That’s why women, like men benefit from the prayerful meditation called hisbodedus, as prescribed by Rebbe Nachman of Breslov. In hisbodedus we use our own words, which come from the heart. But how to begin and what is the best way to make use of this powerful spiritual practice?
There are books on the topic, from those which instruct, to those which examine how one can achieve personal growth through hisbodedus. Erez Moshe Doron’s In Your Own Words and Make Every Word Count happen to be two of my favorites.
Until now, though, I don’t think anything has been written specifically for women. Recently, the Breslov Research Institute published Between Me and You, a collection of prayers for women, excerpted from Likutei Tefillos. Likutei Tefillos was compiled by Reb Noson, Rebbe Nachman’s leading follower, who was charged with turning the Rebbe’s teachings into prayers. Many Breslovers and others use the prayers in Likutei Tefillos to “jump-start” their own hisbodedus sessions. (You can use the index and find tefillas relating to a multitude of topics).
But many women don’t have the time to familiarize themselves with all the gems in Likutei Tefillos—it contains hundreds of prayers on probably over a thousand topics. Also, women do have spiritual needs which can be different from those of men. Between Me and You offers a practical collection which has been sensitively translated (not verbatim, but with a real feel for the poetry and meaning of the original). The inspirational selections include: My Path in Life; Friends; Remembering; Children; Simplicity; Letting Go of Ego; Longing; Trust; Doubts; Focus; Obstacles; and many more, including Prayer, itself.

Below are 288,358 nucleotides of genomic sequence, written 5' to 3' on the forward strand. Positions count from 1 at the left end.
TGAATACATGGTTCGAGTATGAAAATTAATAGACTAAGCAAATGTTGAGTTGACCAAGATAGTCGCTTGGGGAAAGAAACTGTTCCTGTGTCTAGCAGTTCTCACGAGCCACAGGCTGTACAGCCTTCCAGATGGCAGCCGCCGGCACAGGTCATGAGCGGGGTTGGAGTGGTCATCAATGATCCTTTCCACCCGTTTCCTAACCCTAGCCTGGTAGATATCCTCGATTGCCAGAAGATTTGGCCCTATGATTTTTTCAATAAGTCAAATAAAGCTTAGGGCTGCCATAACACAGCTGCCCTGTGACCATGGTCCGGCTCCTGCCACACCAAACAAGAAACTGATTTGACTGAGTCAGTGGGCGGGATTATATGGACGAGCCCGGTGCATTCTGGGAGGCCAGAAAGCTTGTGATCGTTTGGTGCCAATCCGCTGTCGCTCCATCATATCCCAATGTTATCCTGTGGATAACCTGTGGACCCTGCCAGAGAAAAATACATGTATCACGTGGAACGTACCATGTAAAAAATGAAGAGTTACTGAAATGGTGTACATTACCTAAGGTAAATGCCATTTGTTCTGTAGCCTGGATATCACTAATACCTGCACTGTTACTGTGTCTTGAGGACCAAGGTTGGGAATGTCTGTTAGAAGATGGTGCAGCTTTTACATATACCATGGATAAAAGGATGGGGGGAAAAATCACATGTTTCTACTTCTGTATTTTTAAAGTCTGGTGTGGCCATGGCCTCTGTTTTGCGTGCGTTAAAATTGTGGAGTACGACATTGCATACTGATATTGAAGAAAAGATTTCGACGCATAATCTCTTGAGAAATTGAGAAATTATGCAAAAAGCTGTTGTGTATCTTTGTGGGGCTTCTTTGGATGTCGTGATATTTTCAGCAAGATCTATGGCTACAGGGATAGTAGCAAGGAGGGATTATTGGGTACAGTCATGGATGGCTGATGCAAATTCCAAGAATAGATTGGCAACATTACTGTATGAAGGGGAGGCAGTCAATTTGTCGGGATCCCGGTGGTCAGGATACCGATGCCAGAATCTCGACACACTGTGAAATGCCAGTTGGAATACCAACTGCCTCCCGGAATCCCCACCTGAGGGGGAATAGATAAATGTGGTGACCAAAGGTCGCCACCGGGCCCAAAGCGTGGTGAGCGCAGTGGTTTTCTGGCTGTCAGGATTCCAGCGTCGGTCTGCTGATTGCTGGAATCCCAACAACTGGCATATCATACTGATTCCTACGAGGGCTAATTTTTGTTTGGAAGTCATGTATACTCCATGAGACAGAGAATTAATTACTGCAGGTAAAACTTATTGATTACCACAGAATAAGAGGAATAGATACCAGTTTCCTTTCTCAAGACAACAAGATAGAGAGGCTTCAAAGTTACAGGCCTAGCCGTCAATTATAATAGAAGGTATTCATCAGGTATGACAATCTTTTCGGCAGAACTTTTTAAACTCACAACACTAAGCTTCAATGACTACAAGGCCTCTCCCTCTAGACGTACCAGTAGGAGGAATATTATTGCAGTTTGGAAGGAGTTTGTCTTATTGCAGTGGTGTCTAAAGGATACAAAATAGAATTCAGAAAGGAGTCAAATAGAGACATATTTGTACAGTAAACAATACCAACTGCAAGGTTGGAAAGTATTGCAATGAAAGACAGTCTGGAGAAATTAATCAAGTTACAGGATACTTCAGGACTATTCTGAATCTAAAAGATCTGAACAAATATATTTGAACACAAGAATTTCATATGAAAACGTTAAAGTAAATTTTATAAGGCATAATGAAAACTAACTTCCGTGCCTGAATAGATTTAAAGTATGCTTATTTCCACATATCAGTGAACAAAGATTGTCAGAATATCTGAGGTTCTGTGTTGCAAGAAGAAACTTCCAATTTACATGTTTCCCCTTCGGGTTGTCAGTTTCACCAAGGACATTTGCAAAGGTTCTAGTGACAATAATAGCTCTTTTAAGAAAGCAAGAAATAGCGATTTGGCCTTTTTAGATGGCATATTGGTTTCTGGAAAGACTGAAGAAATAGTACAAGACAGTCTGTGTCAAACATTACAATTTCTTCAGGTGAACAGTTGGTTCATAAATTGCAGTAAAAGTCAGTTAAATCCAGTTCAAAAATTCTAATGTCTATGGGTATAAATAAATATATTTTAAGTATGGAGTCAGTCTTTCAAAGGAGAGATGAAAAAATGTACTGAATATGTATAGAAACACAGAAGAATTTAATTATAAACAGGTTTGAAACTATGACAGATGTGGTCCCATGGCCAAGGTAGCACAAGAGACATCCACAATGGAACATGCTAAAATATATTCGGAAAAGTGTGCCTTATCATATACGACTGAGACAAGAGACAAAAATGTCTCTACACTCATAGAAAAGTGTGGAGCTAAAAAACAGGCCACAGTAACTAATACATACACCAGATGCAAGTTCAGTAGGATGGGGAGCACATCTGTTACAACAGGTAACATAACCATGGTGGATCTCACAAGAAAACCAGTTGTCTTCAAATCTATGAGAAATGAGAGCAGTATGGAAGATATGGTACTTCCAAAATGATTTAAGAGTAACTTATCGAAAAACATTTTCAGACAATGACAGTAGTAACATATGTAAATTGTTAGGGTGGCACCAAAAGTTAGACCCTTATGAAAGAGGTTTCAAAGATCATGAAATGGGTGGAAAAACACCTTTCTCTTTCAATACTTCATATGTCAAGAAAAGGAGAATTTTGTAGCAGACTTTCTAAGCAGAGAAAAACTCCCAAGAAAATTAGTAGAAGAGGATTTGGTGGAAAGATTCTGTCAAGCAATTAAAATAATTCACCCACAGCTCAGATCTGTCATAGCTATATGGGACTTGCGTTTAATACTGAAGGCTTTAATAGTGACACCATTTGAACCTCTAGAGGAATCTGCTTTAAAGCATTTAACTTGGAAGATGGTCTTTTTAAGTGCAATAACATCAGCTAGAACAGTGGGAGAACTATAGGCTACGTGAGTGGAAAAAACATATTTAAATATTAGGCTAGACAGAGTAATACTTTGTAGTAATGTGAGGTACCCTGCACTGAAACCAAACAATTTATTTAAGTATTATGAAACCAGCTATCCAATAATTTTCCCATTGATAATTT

Read a prayer from Between You and Me out loud, meditate on it, read it again, or find another, and allow this to flow into your prayerful, spoken meditation.
The free-flowing translations are really in keeping with the spirit of Rebbe Nachman’s insights and directives: Prayer, especially hisbodedus, is the key to coming close to Hashem. By talking to Hashem, by combining the prayers that spring directly from Rebbe Nachman’s teachings with our own, heartfelt, spoken words, we become more and more aware of how close we actually are to Hashem, how dear we are to Him, and how our relationship with Him is the deepest source of our path to spiritual actualization.
The book itself is beautifully bound, and will probably last a lifetime. Although it’s not about food (though there is a prayer called “Eating”) it certainly is relevant to the HJC.com blog; without prayer, I wouldn’t be able to blog at all since much of my inspiration for this and other projects directly springs from prayerful meditation. This book is a key.
Full-disclosure: Although I write (occasionally, schedule permitting) the Breslov Repair Kit column for Breslov Research Institute’s web site, I love writing about BRI’s books and do it, unasked, because I believe fully in their mission, and in Rebbe Nachman’s teachings. In the past forty or so years BRI has translated important Breslov texts into English and other languages as well as published numerous original works.
*This is a metaphor and a personal one at that, so please, for information on tefillin, ask a rav, not me.